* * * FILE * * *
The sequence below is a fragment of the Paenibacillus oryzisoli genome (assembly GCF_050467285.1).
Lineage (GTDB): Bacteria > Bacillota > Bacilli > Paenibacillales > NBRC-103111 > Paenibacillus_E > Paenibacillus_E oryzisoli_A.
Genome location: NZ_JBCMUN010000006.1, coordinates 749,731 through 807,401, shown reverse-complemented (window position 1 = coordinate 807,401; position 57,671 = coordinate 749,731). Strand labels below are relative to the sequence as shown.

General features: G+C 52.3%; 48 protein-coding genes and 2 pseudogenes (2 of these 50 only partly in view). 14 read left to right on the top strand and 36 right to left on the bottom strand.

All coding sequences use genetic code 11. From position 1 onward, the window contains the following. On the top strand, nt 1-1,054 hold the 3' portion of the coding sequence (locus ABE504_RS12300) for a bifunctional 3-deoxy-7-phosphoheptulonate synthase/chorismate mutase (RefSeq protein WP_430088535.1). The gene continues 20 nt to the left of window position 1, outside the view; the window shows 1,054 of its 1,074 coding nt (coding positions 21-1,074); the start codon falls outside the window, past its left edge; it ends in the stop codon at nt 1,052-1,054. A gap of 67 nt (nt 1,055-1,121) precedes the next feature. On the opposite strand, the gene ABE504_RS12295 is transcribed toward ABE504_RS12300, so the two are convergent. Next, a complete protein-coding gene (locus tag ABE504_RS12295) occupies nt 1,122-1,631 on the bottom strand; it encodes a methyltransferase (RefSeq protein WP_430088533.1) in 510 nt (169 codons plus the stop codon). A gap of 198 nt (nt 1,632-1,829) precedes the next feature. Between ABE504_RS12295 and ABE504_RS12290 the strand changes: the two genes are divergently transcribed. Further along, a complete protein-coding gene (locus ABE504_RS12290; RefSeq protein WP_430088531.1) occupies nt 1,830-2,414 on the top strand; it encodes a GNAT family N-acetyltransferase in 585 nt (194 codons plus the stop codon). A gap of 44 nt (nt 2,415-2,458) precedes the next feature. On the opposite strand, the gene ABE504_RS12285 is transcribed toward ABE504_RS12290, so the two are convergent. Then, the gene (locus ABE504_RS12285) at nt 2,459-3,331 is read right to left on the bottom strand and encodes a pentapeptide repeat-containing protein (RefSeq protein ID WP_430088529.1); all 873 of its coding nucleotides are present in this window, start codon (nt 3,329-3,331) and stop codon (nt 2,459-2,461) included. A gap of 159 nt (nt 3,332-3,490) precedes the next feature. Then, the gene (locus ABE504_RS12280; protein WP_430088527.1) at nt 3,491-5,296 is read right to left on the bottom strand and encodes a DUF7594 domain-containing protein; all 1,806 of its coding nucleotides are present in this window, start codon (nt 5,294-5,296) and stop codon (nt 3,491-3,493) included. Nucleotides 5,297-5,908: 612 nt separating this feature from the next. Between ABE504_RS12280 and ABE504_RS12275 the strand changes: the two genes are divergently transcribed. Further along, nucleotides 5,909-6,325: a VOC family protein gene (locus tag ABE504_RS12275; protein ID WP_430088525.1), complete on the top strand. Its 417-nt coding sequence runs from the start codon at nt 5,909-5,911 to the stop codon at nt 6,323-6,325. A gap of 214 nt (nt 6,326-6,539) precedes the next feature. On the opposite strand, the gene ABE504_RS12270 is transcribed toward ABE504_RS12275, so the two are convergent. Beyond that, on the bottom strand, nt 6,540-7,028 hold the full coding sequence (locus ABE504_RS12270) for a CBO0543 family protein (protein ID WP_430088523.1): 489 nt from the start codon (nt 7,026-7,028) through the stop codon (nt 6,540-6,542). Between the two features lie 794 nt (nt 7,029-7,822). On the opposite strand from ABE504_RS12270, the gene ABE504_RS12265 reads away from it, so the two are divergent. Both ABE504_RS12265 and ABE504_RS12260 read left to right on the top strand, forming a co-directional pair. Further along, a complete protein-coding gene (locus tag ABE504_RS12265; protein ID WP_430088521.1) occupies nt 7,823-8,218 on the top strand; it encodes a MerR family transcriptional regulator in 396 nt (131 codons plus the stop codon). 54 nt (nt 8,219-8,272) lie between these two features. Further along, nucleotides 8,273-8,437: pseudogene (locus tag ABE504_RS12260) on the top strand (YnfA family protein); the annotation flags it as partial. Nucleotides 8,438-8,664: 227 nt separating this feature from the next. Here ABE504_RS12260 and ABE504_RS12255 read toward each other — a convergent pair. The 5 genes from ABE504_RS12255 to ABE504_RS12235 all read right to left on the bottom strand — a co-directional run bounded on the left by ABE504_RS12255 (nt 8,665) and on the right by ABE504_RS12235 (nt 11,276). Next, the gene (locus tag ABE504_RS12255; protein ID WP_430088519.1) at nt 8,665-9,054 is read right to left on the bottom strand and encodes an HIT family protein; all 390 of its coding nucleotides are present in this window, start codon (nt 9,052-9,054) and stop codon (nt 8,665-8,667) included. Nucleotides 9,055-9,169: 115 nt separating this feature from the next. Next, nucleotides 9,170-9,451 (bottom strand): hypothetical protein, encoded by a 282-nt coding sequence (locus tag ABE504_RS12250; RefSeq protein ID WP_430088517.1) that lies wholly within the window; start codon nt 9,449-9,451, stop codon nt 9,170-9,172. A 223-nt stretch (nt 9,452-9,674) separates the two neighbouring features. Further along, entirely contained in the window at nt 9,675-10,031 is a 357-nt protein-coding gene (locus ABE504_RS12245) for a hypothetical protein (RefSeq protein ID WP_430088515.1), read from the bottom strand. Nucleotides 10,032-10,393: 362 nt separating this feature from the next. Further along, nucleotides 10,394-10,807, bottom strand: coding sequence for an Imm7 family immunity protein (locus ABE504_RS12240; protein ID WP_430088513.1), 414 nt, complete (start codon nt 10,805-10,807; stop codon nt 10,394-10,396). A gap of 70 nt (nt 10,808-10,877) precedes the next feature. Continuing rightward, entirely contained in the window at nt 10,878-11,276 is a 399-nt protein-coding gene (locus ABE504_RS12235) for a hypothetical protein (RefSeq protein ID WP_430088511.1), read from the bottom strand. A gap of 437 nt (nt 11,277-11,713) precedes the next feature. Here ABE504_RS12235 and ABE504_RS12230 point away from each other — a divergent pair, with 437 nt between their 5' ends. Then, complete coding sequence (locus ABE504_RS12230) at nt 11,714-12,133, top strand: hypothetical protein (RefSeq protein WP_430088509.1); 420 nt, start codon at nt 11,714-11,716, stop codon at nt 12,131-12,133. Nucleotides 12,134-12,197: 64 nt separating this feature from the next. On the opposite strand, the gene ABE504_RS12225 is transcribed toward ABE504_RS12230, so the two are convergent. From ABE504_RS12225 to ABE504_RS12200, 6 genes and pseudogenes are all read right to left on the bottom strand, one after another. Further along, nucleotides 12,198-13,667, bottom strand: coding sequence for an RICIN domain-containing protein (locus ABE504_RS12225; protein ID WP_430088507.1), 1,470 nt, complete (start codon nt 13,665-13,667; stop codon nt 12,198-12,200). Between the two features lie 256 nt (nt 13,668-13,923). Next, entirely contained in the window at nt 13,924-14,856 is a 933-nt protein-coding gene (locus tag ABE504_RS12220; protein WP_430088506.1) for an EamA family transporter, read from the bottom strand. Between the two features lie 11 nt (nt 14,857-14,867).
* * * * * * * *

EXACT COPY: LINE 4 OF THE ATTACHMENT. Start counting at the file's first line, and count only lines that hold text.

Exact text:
General features: G+C 52.3%; 48 protein-coding genes and 2 pseudogenes (2 of these 50 only partly in view). 14 read left to right on the top strand and 36 right to left on the bottom strand.